From these original sources, Muslim jurists deduced the sanctity of human life and unanimously held the termination of a life in utero to be blameworthy. They then faced the problem of determining the gravity of the crime, the appropriate punishment, and possible mitigating circumstances. Their deliberations on this matter revolved around the quality of personhood contained in the fetus.

Many modern Muslim scholars have recognized that life begins as soon as the ovum is fertilized, that is when it combines with the sperm. Thus, a significant school of thought in modern Islamic jurisprudence rejects the notion that, when the embryo is still at its first rudimentary stages and before a certain period of time, it is merely a “lump of flesh” which is void of life (International Islamic Conference, p. 388). Jurisprudence on the subject, however, has long been dominated by a well-known ḥadīth that strongly suggests that the creation of a new life is not completed even in its initial stages before forty days after conception, and that the soul is not bestowed on the fetus (janīn) until after 120 days. The Prophet is reported to have said:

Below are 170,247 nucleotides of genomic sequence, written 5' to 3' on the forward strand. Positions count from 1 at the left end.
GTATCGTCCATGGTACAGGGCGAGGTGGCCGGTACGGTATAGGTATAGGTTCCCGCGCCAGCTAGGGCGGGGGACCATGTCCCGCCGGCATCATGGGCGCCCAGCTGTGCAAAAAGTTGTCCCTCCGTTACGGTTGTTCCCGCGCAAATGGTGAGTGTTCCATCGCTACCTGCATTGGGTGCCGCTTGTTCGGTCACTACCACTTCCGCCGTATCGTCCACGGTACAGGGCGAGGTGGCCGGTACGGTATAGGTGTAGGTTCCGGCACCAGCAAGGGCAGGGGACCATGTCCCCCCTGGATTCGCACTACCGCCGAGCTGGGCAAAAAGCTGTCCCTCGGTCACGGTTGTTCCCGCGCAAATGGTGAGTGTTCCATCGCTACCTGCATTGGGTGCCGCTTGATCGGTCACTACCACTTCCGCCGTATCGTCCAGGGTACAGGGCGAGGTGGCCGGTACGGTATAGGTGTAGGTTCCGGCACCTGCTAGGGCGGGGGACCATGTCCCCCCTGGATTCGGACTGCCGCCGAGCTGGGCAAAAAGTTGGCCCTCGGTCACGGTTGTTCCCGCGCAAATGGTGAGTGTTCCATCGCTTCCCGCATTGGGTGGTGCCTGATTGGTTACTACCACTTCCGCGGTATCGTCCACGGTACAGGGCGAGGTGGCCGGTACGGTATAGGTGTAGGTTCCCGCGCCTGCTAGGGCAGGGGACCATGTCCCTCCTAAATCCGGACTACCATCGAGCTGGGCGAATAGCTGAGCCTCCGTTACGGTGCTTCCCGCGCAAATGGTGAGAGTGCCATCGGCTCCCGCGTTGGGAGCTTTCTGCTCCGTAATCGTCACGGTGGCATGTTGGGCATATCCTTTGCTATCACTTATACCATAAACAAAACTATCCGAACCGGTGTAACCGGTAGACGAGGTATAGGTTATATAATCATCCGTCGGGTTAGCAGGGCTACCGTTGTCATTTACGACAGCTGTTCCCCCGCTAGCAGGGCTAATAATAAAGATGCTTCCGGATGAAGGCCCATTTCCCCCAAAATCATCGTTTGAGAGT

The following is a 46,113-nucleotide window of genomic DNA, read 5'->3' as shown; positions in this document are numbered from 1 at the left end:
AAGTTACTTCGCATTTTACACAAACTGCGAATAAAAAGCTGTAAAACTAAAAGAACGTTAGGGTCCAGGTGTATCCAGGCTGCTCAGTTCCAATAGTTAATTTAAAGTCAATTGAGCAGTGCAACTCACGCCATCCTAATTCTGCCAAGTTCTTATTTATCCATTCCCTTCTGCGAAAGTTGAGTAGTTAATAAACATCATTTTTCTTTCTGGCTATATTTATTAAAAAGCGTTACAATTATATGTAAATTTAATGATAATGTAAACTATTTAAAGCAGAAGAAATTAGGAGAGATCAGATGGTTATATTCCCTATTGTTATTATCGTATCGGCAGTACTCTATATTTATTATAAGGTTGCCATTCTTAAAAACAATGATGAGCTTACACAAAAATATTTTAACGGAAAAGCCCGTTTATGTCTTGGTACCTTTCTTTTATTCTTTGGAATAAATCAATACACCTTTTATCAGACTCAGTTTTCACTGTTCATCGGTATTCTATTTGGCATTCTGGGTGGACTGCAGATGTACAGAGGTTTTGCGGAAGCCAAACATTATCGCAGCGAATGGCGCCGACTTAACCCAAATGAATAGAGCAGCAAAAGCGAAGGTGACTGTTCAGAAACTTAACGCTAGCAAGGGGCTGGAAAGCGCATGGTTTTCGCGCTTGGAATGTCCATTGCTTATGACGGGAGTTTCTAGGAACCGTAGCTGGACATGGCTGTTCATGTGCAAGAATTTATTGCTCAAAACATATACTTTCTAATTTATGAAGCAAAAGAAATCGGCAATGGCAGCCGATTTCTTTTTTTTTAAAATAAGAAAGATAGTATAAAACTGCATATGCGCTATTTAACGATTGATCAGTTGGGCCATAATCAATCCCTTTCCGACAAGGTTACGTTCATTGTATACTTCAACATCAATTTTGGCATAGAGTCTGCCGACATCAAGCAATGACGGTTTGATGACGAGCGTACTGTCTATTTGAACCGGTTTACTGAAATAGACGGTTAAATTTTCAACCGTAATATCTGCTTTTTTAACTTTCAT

"Each of your creations is brought together in his mother’s womb in forty days, then he is a clinging clot (ʿalaqah) for that same time, then he is a small lump of flesh (muḍghah) for that same time. Then God sends an angel to him, and it breathes into him [a soul] and assigns four things: his sustenance (rizq) is written, and his lifespan, his deeds and whether he will achieve salvation or not" (Ṣaḥīḥ Muslim).